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Fitch: Euro MMFs Increase Exposure to Highly-Rated Banks, Quasi-Sovereigns

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Fitch Ratings’ 3Q13 quarterly report on euro money market funds (MMFs) shows higher allocation towards top-held ‘F1+’ banks and quasi-sovereigns, amid a portfolio rating mix dominated by ‘F1′ issuers, and a lengthening of portfolios’ average maturity to compensate for low yields.

Fitch-rated European MMFs denominated in euros have on average about half of their portfolio assets concentrated in 20 entities, led by Rabobank (AA/F1+) and other highly rated banks, such as Nordea Bank, HSBC, Svenska Handelsbanken, or Standard Chartered Bank (all rated AA-/F1+).. ‘F1’-rated banks, such as Barclays, BNP Paribas and Credit Agricole, saw the biggest fall in fund allocation over the past year, although they remain among the top held names, notably as repurchase agreement counterparties.

Yet, the average portfolio rating mix is now showing a predominance of investments rated ‘F1’, or equivalent, at 54% of portfolios on average, up from 35% until June this year. This is due to the downgrade of France’s Long-term Issuer Default Rating to ‘AA+’ in July, followed by the downgrade of the most widely held French banks to ‘F1’ from ‘F1+’.

Portfolio diversification outside of the financial sector, which accounts for about 70% of portfolio assets, is constrained by limited supply of high-quality short-term issuance. MMFs continue notably to have appetite for sovereigns, supranationals and government agencies assets, now at 12% of portfolios. Corporates also account for 12% of euro MMF portfolios, and have been stable over the past year given the low issuance of ‘F1+/F1’ or equivalent short-term assets. New corporate issuers have been added to euro MMFs, notably Procter & Gamble and BMW.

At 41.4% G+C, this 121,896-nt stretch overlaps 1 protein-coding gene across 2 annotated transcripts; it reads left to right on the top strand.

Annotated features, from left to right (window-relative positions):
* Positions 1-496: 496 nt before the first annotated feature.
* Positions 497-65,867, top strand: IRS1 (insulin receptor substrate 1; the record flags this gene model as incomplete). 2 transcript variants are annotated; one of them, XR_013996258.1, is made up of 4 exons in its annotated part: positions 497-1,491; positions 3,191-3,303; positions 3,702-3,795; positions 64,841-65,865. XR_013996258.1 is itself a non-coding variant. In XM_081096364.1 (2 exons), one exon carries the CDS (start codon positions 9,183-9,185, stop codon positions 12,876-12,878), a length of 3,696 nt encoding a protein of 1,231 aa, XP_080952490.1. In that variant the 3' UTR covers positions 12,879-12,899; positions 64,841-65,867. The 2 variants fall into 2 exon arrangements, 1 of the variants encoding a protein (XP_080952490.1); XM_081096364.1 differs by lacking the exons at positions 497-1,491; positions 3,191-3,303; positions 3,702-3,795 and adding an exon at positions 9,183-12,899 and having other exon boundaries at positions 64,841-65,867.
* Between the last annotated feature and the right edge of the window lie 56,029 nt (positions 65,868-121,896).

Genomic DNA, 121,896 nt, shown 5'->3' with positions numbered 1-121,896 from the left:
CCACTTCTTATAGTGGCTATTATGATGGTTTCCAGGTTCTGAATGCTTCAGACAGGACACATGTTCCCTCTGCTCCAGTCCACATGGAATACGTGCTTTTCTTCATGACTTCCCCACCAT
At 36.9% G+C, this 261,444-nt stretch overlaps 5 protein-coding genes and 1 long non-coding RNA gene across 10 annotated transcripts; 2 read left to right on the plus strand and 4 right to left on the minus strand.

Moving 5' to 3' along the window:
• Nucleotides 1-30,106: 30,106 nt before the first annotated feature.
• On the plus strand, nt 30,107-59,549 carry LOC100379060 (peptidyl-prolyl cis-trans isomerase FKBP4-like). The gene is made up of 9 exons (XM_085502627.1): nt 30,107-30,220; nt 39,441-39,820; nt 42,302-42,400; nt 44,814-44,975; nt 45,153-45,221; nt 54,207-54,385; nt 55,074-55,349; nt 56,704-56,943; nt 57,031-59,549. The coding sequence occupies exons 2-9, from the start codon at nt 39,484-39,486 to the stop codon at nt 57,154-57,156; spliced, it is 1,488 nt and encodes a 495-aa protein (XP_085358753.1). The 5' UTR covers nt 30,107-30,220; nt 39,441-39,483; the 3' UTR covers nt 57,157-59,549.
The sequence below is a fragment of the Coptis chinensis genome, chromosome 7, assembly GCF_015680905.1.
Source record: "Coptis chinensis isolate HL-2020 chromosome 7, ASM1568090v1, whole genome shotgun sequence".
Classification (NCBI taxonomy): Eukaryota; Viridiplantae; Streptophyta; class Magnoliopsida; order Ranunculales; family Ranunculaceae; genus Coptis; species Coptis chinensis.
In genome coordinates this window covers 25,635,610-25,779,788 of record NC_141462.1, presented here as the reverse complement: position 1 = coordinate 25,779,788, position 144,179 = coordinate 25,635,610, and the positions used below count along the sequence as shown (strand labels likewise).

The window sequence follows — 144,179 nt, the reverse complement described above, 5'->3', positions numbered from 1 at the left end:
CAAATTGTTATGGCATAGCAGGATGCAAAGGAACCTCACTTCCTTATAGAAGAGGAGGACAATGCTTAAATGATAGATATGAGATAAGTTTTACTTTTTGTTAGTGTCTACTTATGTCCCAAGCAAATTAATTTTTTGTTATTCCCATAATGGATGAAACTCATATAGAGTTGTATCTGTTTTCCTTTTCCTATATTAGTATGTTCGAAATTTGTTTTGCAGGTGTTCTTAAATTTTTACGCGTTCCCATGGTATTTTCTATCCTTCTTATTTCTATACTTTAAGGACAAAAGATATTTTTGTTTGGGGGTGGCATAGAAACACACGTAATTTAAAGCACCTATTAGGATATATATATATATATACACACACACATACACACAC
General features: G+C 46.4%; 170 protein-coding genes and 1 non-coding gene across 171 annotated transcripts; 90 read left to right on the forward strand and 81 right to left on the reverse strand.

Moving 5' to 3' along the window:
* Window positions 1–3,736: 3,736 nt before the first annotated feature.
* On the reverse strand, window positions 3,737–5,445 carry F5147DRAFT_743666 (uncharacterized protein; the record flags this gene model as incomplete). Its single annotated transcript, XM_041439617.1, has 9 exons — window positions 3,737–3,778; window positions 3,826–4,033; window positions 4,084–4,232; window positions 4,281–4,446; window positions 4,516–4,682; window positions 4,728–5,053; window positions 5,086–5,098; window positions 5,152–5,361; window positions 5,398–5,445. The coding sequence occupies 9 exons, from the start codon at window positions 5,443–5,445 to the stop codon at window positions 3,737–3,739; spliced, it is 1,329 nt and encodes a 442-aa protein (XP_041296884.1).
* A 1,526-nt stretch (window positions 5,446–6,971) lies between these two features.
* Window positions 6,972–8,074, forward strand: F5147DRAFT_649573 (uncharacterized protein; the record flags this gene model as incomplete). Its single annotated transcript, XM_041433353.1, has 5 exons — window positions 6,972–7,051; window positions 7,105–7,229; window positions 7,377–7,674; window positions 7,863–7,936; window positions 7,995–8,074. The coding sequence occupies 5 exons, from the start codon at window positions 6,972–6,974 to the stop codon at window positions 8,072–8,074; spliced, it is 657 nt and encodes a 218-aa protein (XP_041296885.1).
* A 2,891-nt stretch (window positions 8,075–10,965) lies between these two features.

The weighted average life (WAL) of MMFs has been increasing at a steady rate over the past 12 months, to 55 days from 49 days on average. This reflects MMFs’ more barbelled strategy in the current ultra-low yield environment with an increased allocation towards longer-dated assets, while maintaining high short-term liquidity. Portfolios’ weighted average maturity (WAM) has remained broadly stable over the same period, at around 35 days on average. MMF managers do not expect any short- to medium-term changes to the current low money market rates.

Overnight and weekly portfolio liquidity remained at high levels (on average at 28% and 36% of fund’s assets, respectively), despite having decreased during the year. Portfolio liquidity is also comfortably above the maximum average weekly outflows observed over a month period at individual fund level, which represented 8% of funds’ assets.

Fitch’s analysis is based on euro MMFs domiciled in Europe and rated by the agency, which represented EUR49bn at end-September 2013. At the same date, assets in the euro-denominated constant net asset value (CNAV) MMFs industry totalled EUR78bn. France-domiciled MMFs, another large segment of the European MMF universe, represented EUR137bn at end-September. Both segments have experienced some asset contraction during the year, of 25% for CNAV funds and 32% for French MMFs.

The full report, entitled “European MMF Quarterly – Euro – 3Q13”, is available at www.fitchratings.com. It is part of a suite of MMF quarterly reports covering euro, sterling and US-dollar funds.

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